Yesterday, while I was composing my article Trusted BrandsI had been doing a little hunting through my blog archives, in order to link back to each of the articles categorized under”Trust”. In the process of doing this, I went back and really re-categorized some older articles that fell under that category, but were not appropriately marked. In the process of doing this, I came across a whole lot of posts from 2013 I had imported from my old Tumblr site, but were just saved as drafts instead of printed posts.
So, I did a small test with one of these — hit Publish and assessed it looked right. Then, then, I did a bulk-edit with about 15 articles, selecting them all and changing the status from”draft” to”published”.
This didn’t have the intended effect.
Rather than those articles showing up in the archives under 2013, they had been published as of yesterday. So now I have 15 posts from 2013 showing up on peak of the blog like I wrote them .
That wouldn’t have been a real problem on its own — that the real problem stemmed that due to our automatic”content system” (that I built, mind you) inside the USV group, those articles did not just appear on my website, they showed up on the USV Team Posts widget (exhibited here, on Fred’s site and on Albert’s blog), they revealed (through the widget) at Fred’s RSS feed, which feeds his daily newsletter, and burst notifications were sent out through the USV network slack. Further, some elements of this system (specifically, the consolidated USV group RSS feed, which can be powered by Zapier) is not easily changeable.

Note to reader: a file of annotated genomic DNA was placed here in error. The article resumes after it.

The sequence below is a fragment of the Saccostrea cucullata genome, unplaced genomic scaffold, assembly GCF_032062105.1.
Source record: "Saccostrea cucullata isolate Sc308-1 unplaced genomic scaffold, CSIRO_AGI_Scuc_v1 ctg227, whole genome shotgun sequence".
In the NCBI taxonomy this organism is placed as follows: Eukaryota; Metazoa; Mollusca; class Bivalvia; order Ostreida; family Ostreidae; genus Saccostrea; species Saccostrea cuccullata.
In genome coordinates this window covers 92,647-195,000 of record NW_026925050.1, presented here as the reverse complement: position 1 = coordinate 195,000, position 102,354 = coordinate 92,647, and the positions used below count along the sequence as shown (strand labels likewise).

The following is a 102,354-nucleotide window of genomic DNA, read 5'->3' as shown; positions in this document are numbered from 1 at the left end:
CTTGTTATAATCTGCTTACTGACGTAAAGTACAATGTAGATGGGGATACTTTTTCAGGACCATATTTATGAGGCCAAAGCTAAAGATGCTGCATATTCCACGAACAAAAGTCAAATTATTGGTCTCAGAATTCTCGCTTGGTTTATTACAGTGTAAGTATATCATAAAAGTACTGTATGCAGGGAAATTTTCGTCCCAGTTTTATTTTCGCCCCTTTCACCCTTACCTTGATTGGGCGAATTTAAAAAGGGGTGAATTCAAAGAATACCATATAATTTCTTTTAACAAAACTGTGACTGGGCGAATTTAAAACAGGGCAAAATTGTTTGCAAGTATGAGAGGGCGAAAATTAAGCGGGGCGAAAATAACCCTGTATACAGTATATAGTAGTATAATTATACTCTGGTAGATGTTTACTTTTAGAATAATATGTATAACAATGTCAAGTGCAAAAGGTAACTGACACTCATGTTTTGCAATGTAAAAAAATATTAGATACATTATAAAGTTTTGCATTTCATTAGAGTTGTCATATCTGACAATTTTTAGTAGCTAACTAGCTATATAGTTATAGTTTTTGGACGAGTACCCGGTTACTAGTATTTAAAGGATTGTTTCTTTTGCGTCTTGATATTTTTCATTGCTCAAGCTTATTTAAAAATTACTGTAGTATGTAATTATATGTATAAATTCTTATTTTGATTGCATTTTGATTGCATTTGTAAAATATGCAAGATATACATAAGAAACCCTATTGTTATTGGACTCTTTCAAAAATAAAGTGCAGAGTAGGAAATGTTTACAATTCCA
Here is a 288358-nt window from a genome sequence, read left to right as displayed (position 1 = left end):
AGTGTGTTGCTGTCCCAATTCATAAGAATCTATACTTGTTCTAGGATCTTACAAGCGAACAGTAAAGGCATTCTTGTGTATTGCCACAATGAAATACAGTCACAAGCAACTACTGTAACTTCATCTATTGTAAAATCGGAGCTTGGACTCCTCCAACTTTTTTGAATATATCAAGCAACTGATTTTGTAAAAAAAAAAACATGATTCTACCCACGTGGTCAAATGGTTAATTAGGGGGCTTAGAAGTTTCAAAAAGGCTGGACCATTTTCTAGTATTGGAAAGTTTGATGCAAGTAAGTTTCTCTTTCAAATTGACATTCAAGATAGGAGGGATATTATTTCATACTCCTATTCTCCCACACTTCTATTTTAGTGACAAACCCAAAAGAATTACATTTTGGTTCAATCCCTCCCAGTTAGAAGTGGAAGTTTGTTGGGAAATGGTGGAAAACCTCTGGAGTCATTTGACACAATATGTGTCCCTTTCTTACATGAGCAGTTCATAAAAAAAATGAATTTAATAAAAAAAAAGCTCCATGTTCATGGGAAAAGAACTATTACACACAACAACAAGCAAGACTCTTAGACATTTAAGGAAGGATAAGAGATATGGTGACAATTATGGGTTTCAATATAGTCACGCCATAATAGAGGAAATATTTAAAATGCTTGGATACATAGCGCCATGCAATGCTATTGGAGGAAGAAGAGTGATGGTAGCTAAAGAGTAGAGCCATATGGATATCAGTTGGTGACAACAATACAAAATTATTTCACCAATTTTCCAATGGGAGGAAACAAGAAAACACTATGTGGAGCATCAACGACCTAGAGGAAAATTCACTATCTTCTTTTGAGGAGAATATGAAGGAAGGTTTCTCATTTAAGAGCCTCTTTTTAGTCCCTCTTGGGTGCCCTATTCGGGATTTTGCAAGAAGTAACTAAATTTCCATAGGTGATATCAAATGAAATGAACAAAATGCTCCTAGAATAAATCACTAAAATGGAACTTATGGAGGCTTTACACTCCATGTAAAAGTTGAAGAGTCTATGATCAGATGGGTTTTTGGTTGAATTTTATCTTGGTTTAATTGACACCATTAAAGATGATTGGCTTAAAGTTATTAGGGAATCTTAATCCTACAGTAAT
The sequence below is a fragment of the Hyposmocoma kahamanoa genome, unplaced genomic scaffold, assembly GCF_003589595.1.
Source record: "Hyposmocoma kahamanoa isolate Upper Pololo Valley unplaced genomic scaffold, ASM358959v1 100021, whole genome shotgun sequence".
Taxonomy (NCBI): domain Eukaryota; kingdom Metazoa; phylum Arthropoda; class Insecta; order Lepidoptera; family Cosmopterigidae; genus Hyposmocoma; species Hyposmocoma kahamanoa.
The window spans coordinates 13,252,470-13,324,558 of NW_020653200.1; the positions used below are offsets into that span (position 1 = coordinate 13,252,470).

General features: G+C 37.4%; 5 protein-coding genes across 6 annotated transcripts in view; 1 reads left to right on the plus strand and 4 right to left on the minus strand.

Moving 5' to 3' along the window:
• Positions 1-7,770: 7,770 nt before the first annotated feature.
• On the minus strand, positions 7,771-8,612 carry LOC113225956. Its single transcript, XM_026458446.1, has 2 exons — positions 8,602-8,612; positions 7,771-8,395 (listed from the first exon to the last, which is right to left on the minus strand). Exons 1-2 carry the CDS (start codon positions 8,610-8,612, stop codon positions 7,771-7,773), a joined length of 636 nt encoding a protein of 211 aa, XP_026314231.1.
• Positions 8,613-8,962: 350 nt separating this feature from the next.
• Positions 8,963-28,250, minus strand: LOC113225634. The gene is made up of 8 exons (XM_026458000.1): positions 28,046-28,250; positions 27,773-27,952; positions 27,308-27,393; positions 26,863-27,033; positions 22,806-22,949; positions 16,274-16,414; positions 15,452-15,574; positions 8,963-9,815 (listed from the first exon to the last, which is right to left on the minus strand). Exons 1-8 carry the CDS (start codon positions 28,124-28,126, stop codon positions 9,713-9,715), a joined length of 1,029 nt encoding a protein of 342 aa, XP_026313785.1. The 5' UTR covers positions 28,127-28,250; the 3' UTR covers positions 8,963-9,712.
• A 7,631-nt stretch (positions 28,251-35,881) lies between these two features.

Due to the way this occurs to be installed, all those triggers occur automatically and in real life. As Jamie Wilkinsoncommented to me this morning, it’s unclear if this is a characteristic of a bug.
Point is: real time automation is truly nice, when it functions as intended. Every day for the last couple of decades, articles have been flowing through the exact same system, and it has been great.
However, as this (admittedly quite minor) incident shows, real time, automatic, interconnected systems carry a specific type of failure risk. In this specific instance, there are a couple of common sense safeguards we can build into protect against something like this (namely: a delay in the consolidated RSS feed in picking up articles, and/or a simple way to edit it post-hoc) — perhaps we’ll get to those.
But I also consider this in the area of crypto/blockchain and smart contracts, where a key feature of the code is that it’s automatic and”unstoppable”. We’ve already seen some high-profile instances where unstoppable code-as-law may cause some hard situations (DAO hack, ETH/ETC hard disk, etc), and will certainly see more.
There’s a whole lot of value and power in automatic, unstoppable, autonomous code.